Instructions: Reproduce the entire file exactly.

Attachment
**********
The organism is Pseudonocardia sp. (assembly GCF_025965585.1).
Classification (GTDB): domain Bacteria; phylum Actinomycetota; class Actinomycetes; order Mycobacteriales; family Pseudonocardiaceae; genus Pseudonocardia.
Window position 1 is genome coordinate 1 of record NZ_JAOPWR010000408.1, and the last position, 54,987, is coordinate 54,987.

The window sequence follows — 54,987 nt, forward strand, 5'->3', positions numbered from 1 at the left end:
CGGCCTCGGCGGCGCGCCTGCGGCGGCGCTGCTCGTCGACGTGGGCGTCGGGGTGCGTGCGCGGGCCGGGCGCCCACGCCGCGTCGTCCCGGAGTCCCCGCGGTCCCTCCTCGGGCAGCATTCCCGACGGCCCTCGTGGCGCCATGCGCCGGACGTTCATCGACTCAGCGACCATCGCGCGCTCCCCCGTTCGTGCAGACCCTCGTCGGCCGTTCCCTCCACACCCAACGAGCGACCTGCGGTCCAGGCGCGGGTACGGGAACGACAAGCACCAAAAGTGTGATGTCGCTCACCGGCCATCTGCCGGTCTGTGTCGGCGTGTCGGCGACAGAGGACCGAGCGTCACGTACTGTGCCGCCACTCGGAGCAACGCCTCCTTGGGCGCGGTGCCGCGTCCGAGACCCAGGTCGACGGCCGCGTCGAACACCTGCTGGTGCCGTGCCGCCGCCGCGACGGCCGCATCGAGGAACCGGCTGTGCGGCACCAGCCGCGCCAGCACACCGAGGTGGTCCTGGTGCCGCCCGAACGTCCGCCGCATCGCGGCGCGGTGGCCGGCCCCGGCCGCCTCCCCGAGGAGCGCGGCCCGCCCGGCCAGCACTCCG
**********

The organism is Pseudonocardia sp. (assembly GCF_025965585.1).
Classification (GTDB): domain Bacteria; phylum Actinomycetota; class Actinomycetes; order Mycobacteriales; family Pseudonocardiaceae; genus Pseudonocardia.
Window position 1 is genome coordinate 1 of record NZ_JAOPWR010000408.1, and the last position, 54,987, is coordinate 54,987.

The window sequence follows — 54,987 nt, forward strand, 5'->3', positions numbered from 1 at the left end:
CGGCCTCGGCGGCGCGCCTGCGGCGGCGCTGCTCGTCGACGTGGGCGTCGGGGTGCGTGCGCGGGCCGGGCGCCCACGCCGCGTCGTCCCGGAGTCCCCGCGGTCCCTCCTCGGGCAGCATTCCCGACGGCCCTCGTGGCGCCATGCGCCGGACGTTCATCGACTCAGCGACCATCGCGCGCTCCCCCGTTCGTGCAGACCCTCGTCGGCCGTTCCCTCCACACCCAACGAGCGACCTGCGGTCCAGGCGCGGGTACGGGAACGACAAGCACCAAAAGTGTGATGTCGCTCACCGGCCATCTGCCGGTCTGTGTCGGCGTGTCGGCGACAGAGGACCGAGCGTCACGTACTGTGCCGCCACTCGGAGCAACGCCTCCTTGGGCGCGGTGCCGCGTCCGAGACCCAGGTCGACGGCCGCGTCGAACACCTGCTGGTGCCGTGCCGCCGCCGCGACGGCCGCATCGAGGAACCGGCTGTGCGGCACCAGCCGCGCCAGCACACCGAGGTGGTCCTGGTGCCGCCCGAACGTCCGCCGCATCGCGGCGCGGTGGCCGGCCCCGGCCGCCTCCCCGAGGAGCGCGGCCCGCCCGGCCAGCACTCCG